A first-of-its-kind report analyzed the reasons why tech workers leave their jobs, and received a common thread of sexual harassment, bullying and stereotyping

Sexual harassment, bully and racist stereotyping are common in the technology industry, creating a culture that drives underrepresented employees out of their jobs, new research has found.

One in 10 women in tech experience unwanted sexual attention, and nearly one in four people of color face stereotyping, according to the Kapor Center for Social Impact and Harris Poll, which surveyed more than 2,000 people who left tech employment opportunities in the last three years.

The findings which suggest that sexual harassment and complained about unfairness are disproportionately high in the tech sector compared to other industries come at a time of heightened debates around diversity and discrimination in Silicon Valley.

For each person who experiences unfairness, its very personal and its very painful, said Ellen Pao, Kapors chief diversity and inclusion officer and former Reddit CEO, who has been outspoken about discrimination. As someone who has been working in the tech industry since 1998, I know its prevalent, and now we have the data so people can understand the scale.

A former Uber technologists recent account of facing rampant sexism and sex misconduct has shined a harsh light on a startup culture that is dominated by white men and condones mistreatment of marginalized employees. Critics have increasingly argued that tech firms dedicated to disruption are rejecting labor standards while male executives ignore complaints about discrimination and do little to fix systemic pay disparities.

The Tech Leavers Study released on Thursday is the first report of its kind to analyze the reasons why tech workers voluntarily leave their jobs and paints a picture of turnover driven by hostile work environments.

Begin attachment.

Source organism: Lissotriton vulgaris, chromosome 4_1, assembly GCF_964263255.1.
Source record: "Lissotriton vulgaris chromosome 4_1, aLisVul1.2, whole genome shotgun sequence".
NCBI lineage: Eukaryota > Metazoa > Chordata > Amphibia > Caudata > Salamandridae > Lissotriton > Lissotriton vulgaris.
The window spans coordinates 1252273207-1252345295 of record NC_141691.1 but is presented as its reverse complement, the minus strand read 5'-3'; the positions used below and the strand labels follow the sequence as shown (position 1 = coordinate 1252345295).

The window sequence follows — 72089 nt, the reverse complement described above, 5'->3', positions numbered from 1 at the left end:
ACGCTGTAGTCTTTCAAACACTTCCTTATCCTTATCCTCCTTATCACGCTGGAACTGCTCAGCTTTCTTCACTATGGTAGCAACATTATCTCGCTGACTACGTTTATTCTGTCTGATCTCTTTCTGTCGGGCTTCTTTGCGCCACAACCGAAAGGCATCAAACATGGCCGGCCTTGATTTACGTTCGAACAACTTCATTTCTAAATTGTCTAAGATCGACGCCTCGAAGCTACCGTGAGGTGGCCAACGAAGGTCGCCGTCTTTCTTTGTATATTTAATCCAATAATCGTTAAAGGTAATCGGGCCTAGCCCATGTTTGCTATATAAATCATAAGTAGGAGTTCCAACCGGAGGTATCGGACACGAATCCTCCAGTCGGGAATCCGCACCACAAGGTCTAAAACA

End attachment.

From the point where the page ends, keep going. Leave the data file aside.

Tech employees most frequently cited unfairness or mistreatment as the reason for leaving, a factor that was mentioned twice as much as recruitment for better possibilities. Underrepresented humen of color were the group most likely to leave due to unfairness, with 40% citing that reason. A total of 78 % of employees said they experienced some kind of unjust behavior or therapy.

Ellen
Ellen Pao, who sued her former employer for gender discrimination, has been outspoken on the subject: Now we have the data so people can understand the scale. Photo: Bloomberg via Getty Images

Women of color in particular reported high rates of confront discrimination. Thirty percent of underrepresented girls said they were passed over for a promotion, a rate significantly higher than white and Asian females. Additionally, unwanted sex attention was reported at rates almost twice as high among employees in the tech sector compared to tech employees in other industries, the survey results found. Of those who said they faced sexual harassment, 57% said those experiences contributed to their deviations.

LGBT tech employees were the most likely to experience bullying and aggression, with 25% citing rude and condescending behaviour and 24% saying they were publicly humbled or embarrassed. A majority of queer employees( 64%) said bullying contributed to their decision to leave.

The authors of the report argued that the cost of this kind of unnecessary turnover due to workplace issues was immense. Based on estimates of average costs for replacing employees in tech tasks, the annual cost to tech companies for turnover due to unfairness could be $16 bn, the report said. A large tech firm that pays 10,000 engineers an average of $100,000 could lose $27 m due to their workplace culture pushing employees out, the survey results said.

The report suggested that strong diversity and inclusion initiatives, such as explicit diversity objectives, unconscious bias educates, employee resource groups and bonuses for referrals of diverse candidates, can significantly improve retention.

Previous examines have suggested that women make up only 25% of the tech workforce, and that at the largest companies, such as Apple, Google and Facebook, black and Latino employees blended represent merely 3-5 % of employees.

Read more: www.theguardian.com